By Fred Guteri
Think of all the work that drones could be doing right now. They could be fighting Zika-carrying mosquitos in Florida, inspecting gas pipelines in Alaska and checking the structural integrity of bridges and dams across the country. They could be rushing medical supplies to the scene of accidents, carrying people to the airport and yes, even delivering pizza. Drones — or unmanned aerial vehicles, as they’re called by people in the industry — are a revolution waiting to happen.
Before the revolution arrives, however, people operating aircraft without a human pilot inside and regulators have some work to do to make sure manned and unmanned air traffic can share the skies safely.
That’s because current air-traffic rules are highly restrictive for drones. The airspace below 500 feet, where most UAVs live, bristles with power lines, trees, buildings, bridges, airplanes landing and taking off — and people. Flying a UAV over 55 pounds, or at night, or flying over people and flying beyond the visual line of site — say for inspections — are currently prohibited. Any company that wants to fly those types of operations must apply for an exemption from the Federal Aviation Administration. This process entails spelling out in exacting detail the operation and every possible contingency — what if a plane aircraft enters the airspace, or a person, or a rotor fails, and so forth?
To be sure, dozens of guidelines already exist to keep safety in the sky the focus, but at the moment, few people understand the process for adhering to them. Meanwhile, the requests for FAA exemptions are pouring in. “We’re working on a project in Texas that calls for a drone that weighs more than 55 pounds to fly out of the line of sight of its operators,” says Ken Stewart, general manager of AiRXOS, a new GE subsidiary that offers support services for the drone industry. “That’s precedent setting.”
Indeed, drones are so new that projects often set precedents. For the drone revolution to get off the ground, the approval process needs some streamlining, and that’s where AiRXOS comes in.
Some background first: Demand for UAVs has surged in recent years. With 7 million drones expected to be sold by 2020, the current air traffic management systems can’t scale to the predicted drone density. They also aren’t readily adaptable to drones. Pilots communicate to air traffic towers and use radar for detection to avoid mishaps. Not so with drones, which don’t have an on-board pilot and fly close to the ground, where they can’t use radar.
As federal regulators start to catch up with the glut of drones, companies like AiRXOS are trying to smooth out the process of building traffic management systems for UAVs and help cities, states and local governments establish their own UTM systems. What is a UTM? It’s complicated, like anything in this field. The abbreviation actually stands for a compound acronym — yes, there can be such a thing — meaning Unmanned Aircraft System (UAS) Traffic Management. More simply, UTMs spell out the rules that prevent drones and aircraft from colliding with each other.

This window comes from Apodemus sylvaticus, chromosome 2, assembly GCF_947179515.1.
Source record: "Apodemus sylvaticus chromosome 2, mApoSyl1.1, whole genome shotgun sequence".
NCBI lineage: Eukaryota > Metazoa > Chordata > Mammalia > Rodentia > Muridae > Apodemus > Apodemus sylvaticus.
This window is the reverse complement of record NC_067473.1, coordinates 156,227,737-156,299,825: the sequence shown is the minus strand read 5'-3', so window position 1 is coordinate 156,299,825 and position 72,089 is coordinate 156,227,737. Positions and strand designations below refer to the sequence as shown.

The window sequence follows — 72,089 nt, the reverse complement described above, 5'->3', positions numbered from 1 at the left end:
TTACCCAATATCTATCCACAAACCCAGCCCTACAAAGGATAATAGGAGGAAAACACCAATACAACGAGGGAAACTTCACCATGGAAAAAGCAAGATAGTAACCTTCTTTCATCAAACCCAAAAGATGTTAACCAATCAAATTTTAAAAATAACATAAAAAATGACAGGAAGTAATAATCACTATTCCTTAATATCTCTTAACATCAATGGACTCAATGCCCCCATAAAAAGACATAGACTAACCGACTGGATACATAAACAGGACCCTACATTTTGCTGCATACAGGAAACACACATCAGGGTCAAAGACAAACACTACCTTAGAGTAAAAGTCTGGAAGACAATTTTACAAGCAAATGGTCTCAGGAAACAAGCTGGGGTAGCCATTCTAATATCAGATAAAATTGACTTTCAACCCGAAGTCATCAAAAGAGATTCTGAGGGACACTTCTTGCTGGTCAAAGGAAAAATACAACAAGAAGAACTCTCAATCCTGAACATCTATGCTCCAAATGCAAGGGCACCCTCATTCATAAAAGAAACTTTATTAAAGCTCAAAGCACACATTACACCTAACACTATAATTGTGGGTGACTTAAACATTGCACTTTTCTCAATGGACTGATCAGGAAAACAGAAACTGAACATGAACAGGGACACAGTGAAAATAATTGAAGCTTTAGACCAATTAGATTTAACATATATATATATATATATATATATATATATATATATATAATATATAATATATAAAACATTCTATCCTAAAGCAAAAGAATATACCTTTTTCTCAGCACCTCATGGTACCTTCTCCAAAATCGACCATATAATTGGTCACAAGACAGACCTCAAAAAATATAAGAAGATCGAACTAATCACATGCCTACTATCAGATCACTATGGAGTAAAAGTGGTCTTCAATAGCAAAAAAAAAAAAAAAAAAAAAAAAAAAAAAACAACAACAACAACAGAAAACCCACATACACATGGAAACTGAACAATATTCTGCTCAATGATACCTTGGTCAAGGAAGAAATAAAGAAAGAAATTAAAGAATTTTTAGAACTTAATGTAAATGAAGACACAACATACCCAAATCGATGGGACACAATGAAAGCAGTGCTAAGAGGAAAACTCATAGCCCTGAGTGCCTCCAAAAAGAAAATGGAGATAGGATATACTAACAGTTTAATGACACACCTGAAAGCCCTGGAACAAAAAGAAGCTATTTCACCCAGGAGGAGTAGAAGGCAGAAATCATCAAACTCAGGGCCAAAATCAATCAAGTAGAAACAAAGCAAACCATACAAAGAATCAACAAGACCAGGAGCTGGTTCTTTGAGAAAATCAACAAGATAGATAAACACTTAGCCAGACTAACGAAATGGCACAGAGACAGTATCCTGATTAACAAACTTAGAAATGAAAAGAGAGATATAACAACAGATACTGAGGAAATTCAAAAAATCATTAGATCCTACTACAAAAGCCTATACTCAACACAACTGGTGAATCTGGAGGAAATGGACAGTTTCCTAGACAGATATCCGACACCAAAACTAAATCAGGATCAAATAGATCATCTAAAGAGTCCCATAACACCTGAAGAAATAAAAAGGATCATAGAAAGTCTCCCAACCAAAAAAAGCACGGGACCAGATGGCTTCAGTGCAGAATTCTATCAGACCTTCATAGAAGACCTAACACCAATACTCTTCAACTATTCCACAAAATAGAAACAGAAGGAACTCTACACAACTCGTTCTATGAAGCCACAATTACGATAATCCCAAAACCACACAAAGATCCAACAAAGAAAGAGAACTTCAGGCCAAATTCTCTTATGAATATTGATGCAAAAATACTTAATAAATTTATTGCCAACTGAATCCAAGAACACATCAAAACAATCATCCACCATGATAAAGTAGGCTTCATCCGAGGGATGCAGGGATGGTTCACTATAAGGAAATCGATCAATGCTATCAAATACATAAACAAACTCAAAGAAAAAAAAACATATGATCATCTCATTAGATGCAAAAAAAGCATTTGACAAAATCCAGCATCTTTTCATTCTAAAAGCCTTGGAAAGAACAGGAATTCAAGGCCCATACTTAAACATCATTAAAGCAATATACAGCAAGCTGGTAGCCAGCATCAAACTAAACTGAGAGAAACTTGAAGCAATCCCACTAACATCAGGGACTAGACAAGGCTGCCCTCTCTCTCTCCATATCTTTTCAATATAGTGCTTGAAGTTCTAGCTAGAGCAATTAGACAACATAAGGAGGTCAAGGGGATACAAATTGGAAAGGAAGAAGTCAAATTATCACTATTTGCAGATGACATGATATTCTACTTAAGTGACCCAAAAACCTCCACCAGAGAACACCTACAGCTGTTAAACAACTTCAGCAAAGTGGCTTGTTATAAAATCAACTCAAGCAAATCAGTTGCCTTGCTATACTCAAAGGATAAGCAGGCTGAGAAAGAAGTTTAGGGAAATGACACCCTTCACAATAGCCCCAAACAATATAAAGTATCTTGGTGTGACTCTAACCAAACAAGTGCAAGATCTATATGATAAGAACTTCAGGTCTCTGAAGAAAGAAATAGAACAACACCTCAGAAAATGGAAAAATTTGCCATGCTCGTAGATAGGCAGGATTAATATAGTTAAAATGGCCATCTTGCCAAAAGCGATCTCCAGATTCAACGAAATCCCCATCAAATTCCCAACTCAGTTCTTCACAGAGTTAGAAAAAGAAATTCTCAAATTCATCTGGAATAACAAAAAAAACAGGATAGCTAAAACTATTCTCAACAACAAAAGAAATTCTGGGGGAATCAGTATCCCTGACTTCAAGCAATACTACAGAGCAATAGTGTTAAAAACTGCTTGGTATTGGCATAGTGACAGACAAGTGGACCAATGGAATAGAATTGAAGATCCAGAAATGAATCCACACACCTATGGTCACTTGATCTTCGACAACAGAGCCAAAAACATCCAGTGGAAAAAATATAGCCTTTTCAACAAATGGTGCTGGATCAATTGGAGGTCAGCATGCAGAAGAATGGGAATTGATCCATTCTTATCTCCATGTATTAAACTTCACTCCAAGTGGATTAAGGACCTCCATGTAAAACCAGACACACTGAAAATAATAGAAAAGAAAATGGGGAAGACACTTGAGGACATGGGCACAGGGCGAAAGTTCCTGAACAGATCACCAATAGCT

AiRXOS combines hardware, software and services to provide the infrastructure of a UTM, allowing it to coordinate every element of the system, including weather and obstacle information. Before you fly, AiRXOS provides an automated certification and waiver service that allows UAV operators to obtain all the approvals and clearances necessary for using a particular airspace, as well as the technical support to establish operations. It will advise on how to fill out FAA forms and make risk and safety assessments.
This will happen manually at first, but AiRXOS will eventually make this into an automated, cloud-based service. “People can come to us and say, ‘Here’s what our applications looks like. How can we submit it to the FAA?’ ” Stewart says. AiRXOS will be deploying this service in Centerstate, New York, and plans to open an office in the Syracuse Tech Garden.
If the idea of regulating drones to such an extent seems daunting, remember that the airline industry was once in a similar situation. It could not have gone from flying machines made of bicycle parts to jets that crisscross the globe every day without the establishment of regulations, standards and technologies for communications and tracking. “We need something similar for drones — an air-traffic control system for unmanned vehicles,” Stewart says.
The Department of Transportation and the industry took a step towards establishing such a system in May, when it invited proposals for drone projects in 10 U.S. airspaces. The idea behind the pilot programs is to establish operational experience in a range of different situations that can ultimately inform standards and best practices. Of the 10, AiRXOS was selected for three projects for San Diego, Memphis, and Choctaw Nation.
For instance, in the airspace around Memphis, Tennessee, AiRXOS, FedEx and several UAV firms will work on using drones to inspect airport runways for debris. Some drones may use laser imaging to detect debris; others may use high definition cameras or thermal imaging. They will also experiment with different types of communications networks to keep tabs on the UAVs. In other projects in Memphis, drones will monitor the security of the airport perimeter, deliver airplane parts at a nearby FedEx facility, and inspect farms, rivers and the Liberty Bowl Memorial Stadium, the home of the University of Memphis Tigers team.
By mid-2019, Stewart expects AiRXOS to be well under way with several projects in Memphis, and also in San Diego and the Choctaw Nation in Oklahoma. Making drones as routine as airplanes will take a few years more.
This article was originally posted on GE Reports.